Spanning spiritual jazz, devotional music, the avant-garde, and so much more, Alice Coltrane has belatedly gotten her flowers as a musical heavyweight; she and her sainted husband were equal and parallel forces.

Coltrane's grandnephew, Steven Bingley-Ellison — better known as Flying Lotus — inherited her multidimensional purview.

In the late 2000s, the GRAMMY-winning DJ, rapper and producer made waves with envelope-pushing works like Los Angeles; regarding his synthesis of jazz, electronic and hip-hop, 2014's You're Dead marks something of a culmination.

Flying Lotus was in stellar company on You're Dead!, from Kendrick Lamar to Snoop Dogg to Herbie Hancock and beyond; tracks like "Tesla," "Never Catch Me" and "Moment of Hesitation" show that these forms aren't mutually exclusive, but branches of the same tree.

Brad Mehldau - Finding Gabriel (2019)

As per the Big Questions, pianist Brad Mehldau is much like many of us: "I believe in God, but do not identify with any of the monotheistic religions specifically." But this hasn't diluted his searching nature: far from it.

In fact, spirituality has played a primary role in the GRAMMY winner and 13-time nominee's recent work. His 2022 album Jacob's Ladder dealt heavily in Biblical concepts — hence the title — and shot them through with the prog-rock ethos of Yes, Rush and Gentle Giant.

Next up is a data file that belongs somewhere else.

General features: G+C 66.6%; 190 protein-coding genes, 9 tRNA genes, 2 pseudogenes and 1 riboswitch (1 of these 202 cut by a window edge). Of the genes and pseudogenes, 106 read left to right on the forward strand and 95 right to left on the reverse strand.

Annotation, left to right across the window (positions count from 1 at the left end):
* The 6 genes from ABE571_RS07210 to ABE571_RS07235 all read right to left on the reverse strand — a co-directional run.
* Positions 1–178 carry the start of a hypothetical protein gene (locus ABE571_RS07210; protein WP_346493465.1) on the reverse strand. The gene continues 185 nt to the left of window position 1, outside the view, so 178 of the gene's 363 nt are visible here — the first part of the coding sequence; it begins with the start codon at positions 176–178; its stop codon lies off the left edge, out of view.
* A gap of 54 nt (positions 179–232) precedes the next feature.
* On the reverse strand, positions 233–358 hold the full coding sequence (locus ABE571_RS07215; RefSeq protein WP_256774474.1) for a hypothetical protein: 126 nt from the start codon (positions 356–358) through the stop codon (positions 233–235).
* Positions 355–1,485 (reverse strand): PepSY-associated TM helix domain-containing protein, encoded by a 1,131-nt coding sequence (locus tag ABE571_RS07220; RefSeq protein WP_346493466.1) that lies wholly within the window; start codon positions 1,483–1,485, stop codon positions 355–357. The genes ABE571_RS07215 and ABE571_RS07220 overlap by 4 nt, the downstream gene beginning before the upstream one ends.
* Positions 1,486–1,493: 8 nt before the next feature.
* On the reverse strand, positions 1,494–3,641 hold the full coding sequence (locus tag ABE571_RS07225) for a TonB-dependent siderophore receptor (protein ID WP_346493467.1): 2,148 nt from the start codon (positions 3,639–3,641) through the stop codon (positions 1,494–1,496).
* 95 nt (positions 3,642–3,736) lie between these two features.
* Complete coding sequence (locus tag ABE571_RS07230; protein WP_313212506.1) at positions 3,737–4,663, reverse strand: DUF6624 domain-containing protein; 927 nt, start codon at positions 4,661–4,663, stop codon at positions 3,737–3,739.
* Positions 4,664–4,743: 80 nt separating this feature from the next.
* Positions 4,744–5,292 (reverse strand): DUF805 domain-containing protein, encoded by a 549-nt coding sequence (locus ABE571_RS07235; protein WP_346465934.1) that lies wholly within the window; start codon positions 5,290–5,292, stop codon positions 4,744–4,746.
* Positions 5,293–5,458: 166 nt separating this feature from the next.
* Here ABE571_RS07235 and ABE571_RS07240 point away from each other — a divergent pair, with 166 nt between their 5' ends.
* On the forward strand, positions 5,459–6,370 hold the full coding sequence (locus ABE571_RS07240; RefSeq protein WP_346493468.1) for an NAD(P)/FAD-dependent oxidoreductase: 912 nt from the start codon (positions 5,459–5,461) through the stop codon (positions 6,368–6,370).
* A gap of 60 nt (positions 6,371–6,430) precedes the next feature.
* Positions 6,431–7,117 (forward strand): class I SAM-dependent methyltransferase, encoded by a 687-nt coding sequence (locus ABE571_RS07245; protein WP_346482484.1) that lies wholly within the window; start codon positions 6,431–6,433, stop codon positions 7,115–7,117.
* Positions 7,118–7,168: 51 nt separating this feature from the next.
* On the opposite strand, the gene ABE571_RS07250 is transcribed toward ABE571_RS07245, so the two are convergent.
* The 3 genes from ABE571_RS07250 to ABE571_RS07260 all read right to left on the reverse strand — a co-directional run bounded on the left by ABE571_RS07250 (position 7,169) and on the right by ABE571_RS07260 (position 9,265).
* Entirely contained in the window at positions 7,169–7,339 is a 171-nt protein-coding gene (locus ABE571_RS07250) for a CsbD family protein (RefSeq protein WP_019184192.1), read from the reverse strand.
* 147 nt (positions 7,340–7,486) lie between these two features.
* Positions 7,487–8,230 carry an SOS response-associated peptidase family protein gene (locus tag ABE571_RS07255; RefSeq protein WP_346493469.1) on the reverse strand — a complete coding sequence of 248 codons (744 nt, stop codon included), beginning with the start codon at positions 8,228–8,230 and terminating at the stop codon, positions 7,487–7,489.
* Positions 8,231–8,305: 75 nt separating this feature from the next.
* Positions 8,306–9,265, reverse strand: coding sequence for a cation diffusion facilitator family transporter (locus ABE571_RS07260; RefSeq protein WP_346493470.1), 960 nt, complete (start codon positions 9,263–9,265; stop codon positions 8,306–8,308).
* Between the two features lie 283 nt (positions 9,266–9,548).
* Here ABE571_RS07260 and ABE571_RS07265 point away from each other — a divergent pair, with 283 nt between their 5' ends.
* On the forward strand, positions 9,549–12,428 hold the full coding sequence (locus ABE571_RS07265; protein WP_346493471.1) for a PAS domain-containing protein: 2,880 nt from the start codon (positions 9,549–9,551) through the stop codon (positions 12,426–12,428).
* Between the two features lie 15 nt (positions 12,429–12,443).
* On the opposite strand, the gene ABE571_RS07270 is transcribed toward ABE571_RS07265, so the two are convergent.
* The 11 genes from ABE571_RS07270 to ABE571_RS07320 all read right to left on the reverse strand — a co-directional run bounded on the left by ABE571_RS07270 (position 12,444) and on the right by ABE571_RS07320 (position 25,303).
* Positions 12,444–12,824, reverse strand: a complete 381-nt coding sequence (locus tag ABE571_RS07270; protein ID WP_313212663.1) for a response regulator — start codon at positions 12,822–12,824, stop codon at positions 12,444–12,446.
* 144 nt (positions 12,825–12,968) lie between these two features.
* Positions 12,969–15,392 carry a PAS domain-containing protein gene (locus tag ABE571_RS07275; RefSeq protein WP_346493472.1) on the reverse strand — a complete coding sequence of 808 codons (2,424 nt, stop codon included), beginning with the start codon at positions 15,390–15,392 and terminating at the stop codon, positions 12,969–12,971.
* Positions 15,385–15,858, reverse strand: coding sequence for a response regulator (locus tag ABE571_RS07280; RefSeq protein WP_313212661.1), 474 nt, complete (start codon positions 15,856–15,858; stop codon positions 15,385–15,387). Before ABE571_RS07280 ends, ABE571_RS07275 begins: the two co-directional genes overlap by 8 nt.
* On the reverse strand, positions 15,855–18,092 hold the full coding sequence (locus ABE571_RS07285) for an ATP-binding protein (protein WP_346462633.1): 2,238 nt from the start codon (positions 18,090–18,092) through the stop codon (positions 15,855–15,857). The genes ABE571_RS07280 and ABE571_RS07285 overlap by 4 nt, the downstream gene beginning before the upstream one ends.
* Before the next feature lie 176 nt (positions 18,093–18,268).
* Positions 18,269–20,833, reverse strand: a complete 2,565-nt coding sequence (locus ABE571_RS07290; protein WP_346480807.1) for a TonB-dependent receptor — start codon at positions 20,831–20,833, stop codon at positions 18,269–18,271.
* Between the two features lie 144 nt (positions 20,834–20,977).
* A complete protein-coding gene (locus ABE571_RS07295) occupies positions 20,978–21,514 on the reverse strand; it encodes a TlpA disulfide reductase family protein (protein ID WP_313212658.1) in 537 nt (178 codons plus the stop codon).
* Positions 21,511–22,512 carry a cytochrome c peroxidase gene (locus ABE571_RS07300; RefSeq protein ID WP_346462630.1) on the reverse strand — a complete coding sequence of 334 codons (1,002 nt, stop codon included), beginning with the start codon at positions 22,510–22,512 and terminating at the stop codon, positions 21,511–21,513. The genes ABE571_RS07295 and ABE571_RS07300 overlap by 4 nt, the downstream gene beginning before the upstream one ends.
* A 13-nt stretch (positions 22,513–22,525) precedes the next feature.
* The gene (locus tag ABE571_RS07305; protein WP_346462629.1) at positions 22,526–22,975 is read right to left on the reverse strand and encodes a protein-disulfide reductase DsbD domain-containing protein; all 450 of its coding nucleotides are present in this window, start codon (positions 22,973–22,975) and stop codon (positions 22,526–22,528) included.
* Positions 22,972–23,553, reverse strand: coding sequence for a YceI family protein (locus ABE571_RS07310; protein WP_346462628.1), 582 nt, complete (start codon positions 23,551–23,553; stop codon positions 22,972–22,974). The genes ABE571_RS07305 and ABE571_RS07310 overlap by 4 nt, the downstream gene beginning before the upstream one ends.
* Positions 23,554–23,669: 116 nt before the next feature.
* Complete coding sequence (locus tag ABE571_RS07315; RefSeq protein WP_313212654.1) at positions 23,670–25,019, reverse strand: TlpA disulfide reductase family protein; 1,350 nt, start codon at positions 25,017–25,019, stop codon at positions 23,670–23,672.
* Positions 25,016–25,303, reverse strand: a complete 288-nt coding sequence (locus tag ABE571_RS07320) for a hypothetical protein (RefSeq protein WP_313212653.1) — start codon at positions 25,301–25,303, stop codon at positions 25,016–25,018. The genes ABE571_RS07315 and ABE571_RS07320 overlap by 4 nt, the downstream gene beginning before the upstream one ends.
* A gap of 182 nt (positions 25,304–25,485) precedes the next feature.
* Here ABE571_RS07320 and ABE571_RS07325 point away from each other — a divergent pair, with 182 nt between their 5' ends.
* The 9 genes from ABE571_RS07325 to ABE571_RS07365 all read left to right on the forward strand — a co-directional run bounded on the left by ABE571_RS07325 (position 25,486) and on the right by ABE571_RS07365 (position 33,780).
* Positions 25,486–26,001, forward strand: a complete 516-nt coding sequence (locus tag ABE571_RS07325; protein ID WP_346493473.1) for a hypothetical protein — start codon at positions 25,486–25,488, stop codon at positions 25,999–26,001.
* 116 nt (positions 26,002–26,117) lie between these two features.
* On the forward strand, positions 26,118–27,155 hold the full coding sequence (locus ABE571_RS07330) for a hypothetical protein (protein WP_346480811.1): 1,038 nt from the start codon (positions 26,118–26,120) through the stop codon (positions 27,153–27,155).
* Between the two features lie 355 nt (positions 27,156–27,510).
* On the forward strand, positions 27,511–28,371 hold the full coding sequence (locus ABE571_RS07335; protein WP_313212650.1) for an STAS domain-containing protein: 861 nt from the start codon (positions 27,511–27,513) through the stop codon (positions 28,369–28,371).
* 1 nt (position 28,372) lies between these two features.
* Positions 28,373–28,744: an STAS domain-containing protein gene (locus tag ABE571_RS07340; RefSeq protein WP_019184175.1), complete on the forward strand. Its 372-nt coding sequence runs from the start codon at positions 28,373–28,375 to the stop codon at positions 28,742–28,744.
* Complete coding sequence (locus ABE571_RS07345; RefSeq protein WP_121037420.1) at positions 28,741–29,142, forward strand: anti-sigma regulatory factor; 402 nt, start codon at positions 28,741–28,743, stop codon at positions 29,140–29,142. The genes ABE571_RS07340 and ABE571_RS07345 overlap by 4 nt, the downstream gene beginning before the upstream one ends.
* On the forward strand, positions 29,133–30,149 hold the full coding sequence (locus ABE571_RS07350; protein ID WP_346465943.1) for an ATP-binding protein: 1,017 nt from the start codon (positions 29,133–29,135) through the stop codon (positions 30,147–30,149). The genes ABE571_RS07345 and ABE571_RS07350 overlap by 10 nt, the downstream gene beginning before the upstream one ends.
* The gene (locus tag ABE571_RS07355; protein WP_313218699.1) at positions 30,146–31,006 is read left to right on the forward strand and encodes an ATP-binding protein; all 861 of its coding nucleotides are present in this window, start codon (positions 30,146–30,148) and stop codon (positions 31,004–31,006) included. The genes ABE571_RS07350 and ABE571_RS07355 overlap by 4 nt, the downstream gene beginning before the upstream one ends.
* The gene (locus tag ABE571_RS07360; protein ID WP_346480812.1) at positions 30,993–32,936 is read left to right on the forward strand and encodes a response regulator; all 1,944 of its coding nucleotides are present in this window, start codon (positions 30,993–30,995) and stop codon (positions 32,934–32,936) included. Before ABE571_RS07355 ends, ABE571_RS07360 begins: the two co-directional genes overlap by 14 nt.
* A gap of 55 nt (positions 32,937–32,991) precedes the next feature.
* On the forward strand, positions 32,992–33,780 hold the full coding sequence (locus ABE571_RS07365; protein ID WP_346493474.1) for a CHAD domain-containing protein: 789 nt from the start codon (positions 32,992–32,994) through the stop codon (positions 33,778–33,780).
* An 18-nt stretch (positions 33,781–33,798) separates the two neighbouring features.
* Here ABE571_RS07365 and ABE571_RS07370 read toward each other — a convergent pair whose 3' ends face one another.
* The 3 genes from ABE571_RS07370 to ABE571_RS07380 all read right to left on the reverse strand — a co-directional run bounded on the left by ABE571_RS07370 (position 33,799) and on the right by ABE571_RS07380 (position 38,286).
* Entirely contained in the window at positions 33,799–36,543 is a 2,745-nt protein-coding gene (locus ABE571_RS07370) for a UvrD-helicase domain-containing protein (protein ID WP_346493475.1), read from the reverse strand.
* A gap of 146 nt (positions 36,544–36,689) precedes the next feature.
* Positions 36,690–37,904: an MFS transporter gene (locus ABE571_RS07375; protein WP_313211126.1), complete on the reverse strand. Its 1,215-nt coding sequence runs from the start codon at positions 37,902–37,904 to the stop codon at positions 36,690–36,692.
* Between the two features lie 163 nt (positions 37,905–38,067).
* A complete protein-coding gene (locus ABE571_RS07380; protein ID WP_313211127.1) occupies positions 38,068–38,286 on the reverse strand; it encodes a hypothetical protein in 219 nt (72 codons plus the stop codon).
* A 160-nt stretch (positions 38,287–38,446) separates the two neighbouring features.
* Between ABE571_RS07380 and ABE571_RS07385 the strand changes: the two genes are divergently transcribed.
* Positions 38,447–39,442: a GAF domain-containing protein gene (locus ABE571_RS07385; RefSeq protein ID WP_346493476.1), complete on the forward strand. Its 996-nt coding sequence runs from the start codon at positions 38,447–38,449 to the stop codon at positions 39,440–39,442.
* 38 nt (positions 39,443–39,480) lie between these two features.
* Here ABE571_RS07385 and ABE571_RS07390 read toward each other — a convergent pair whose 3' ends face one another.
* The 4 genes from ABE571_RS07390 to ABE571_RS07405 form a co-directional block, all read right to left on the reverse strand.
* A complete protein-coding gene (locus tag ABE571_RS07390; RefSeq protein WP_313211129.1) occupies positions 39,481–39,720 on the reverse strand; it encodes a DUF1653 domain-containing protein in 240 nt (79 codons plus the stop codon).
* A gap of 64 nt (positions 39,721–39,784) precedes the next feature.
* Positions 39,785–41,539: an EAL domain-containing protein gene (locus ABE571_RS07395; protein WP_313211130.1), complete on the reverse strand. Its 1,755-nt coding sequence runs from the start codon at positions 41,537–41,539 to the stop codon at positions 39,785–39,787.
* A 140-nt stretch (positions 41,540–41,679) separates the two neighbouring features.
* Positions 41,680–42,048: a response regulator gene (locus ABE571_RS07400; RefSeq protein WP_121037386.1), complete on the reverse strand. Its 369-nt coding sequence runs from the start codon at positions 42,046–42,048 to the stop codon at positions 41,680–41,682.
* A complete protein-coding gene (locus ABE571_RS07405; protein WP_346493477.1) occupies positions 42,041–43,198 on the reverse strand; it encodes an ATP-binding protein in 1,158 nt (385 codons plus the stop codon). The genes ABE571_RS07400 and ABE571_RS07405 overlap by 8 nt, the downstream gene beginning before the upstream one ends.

Where Jacob's Ladder is appealingly nerdy and top-heavy, its spiritual successor, 2019's Finding Gabriel, feels rawer and more eye-level, its jagged edges more exposed; Mehldau himself played a dizzying array of instruments, including drums and various synths.

The archetypal imagery is foreboding, as on "The Garden"; the Trump-era commentary is forthright, as on "The Prophet is a Fool." And its sense of harried tension is gorgeously released on the title track.

All this searching and striving required music without guardrails — a marriage of jazz and electronic music, in both styles' boundless reach.

Caroline Davis' Alula - Captivity (2023)

Caroline Davis isn't just an force on the New York scene; she's a consummate conceptualist.

The saxophonist and composer's work spans genres and even media; any given presentation might involve evocative dance, expansive set design, incisive poetry, or flourishing strings. She's spoken of writing music based on tactility and texture, with innovative forms of extended technique.

This perspicuous view has led to a political forthrightness: her Alula project's new album, Captivity, faces down the horrific realities of incarceration and a broken criminal justice system.

Despite the thematic weight, this work of advocacy is never preachy or stilted: it feels teeming and alive. This is a testament not only to jazz's adaptability to strange, squelching electronics, but its matrix of decades-old connections to social justice.

Within these oblong shapes and textures, Davis has a story to tell — one that's life or death.

Jason Moran/ Gilmore - Refract (2023)

At this point, it's self-evident how well these two genres mesh. And pianist Jason Moran and drummer Marcus Gilmore offer another fascinating twist: tape loops.

For a new album, Refract, the pair — who have one GRAMMY and three nominations between them — partnered with the tape loop visionary Tyler Gilmore, a.k.a.